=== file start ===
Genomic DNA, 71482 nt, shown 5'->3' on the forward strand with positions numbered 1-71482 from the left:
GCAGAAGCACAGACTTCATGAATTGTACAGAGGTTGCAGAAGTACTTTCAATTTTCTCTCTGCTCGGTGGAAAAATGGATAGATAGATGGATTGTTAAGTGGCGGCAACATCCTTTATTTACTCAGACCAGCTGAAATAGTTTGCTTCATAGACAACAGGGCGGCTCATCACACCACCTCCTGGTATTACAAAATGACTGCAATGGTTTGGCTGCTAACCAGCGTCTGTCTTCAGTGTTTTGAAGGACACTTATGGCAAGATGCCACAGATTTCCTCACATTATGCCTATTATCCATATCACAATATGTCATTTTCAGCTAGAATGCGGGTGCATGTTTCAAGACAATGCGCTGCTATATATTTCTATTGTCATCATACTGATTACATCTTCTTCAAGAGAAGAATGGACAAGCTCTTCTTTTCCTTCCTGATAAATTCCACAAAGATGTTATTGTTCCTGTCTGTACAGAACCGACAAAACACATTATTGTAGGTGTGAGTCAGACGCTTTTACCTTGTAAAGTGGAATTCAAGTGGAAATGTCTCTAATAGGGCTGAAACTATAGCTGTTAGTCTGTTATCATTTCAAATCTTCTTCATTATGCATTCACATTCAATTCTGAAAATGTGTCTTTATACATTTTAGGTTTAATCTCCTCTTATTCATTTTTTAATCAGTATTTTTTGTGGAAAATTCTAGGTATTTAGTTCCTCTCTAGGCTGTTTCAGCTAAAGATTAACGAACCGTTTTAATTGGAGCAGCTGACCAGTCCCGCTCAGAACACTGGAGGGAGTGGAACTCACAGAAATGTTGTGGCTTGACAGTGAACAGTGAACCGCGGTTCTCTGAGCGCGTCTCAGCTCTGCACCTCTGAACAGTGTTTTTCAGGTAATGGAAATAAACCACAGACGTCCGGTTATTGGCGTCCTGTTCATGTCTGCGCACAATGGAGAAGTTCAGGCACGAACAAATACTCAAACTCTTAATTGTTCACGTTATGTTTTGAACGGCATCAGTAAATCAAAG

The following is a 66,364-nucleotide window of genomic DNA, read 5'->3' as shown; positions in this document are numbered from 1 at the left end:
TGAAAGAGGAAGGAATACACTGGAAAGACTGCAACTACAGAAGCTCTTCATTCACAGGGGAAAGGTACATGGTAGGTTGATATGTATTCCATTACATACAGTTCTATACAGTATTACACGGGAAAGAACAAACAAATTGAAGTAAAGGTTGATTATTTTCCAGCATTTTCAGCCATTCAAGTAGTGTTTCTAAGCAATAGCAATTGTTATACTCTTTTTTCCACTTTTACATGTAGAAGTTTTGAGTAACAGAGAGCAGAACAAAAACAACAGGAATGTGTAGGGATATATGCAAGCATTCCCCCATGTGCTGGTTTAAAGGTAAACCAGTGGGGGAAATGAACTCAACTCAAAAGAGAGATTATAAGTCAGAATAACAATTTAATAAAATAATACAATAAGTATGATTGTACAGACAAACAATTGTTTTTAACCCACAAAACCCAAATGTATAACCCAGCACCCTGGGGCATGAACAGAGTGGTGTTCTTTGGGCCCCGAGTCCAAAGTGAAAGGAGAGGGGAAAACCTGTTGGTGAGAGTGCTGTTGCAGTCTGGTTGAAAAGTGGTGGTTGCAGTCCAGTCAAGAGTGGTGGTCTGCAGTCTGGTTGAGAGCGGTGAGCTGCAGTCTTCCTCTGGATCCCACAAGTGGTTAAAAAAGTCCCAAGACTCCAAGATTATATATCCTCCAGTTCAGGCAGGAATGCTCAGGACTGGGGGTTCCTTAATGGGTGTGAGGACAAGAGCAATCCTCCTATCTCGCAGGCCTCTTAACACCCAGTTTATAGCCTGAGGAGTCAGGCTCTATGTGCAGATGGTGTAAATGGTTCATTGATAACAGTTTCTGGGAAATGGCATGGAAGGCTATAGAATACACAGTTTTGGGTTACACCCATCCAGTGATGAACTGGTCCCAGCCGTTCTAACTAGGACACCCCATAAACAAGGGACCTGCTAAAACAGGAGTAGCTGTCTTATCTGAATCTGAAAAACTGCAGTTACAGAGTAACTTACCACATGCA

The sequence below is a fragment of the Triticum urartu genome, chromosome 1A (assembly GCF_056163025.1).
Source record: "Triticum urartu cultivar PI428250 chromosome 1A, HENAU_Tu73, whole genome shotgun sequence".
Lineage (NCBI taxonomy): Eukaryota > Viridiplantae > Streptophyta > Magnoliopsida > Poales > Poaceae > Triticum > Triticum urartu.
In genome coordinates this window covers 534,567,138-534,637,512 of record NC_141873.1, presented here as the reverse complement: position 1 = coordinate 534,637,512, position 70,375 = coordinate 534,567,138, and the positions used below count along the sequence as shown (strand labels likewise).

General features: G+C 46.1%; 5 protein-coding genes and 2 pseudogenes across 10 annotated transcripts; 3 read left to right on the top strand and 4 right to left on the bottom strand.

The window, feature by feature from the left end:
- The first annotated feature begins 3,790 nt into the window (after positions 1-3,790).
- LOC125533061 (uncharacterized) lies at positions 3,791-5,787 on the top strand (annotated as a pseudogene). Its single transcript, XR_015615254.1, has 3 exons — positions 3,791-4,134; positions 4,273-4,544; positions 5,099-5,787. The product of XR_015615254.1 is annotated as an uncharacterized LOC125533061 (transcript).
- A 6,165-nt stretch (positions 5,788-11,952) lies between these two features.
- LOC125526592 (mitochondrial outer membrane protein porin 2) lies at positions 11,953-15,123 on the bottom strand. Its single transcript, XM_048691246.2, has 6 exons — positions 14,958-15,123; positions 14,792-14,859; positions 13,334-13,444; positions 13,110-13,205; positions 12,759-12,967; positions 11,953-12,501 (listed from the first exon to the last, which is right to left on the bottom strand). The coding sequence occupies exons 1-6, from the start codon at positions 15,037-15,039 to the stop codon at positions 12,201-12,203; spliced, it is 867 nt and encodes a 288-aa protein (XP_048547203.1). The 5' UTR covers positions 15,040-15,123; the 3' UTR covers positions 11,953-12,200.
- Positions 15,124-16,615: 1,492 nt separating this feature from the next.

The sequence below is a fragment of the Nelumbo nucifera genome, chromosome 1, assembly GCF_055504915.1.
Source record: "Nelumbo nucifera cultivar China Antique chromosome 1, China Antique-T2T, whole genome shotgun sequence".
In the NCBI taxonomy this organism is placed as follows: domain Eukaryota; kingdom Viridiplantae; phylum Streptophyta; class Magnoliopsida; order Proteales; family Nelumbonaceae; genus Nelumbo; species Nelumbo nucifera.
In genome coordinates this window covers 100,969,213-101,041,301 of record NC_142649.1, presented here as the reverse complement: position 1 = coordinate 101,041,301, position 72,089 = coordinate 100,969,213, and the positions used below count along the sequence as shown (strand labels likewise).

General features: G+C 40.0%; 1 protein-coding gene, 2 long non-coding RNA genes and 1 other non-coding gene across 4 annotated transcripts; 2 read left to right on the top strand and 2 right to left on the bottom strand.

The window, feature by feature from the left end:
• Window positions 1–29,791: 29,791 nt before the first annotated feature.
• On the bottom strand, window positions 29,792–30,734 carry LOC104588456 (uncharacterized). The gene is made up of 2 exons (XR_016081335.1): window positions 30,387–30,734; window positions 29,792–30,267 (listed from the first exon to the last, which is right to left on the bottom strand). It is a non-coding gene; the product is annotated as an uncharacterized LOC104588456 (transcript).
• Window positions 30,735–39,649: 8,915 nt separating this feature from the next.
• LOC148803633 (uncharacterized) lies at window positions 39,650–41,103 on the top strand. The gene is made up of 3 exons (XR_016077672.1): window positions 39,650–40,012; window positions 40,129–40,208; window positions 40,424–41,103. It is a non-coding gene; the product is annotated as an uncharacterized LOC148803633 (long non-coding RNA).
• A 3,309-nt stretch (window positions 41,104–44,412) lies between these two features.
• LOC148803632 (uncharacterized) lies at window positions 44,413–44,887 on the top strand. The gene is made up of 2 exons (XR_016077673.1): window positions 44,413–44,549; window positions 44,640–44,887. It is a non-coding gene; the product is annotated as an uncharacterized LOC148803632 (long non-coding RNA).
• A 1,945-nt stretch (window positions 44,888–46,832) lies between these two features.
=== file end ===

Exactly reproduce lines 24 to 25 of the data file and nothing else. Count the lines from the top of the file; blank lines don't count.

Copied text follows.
• Window positions 30,735–39,649: 8,915 nt separating this feature from the next.
• LOC148803633 (uncharacterized) lies at window positions 39,650–41,103 on the top strand. The gene is made up of 3 exons (XR_016077672.1): window positions 39,650–40,012; window positions 40,129–40,208; window positions 40,424–41,103. It is a non-coding gene; the product is annotated as an uncharacterized LOC148803633 (long non-coding RNA).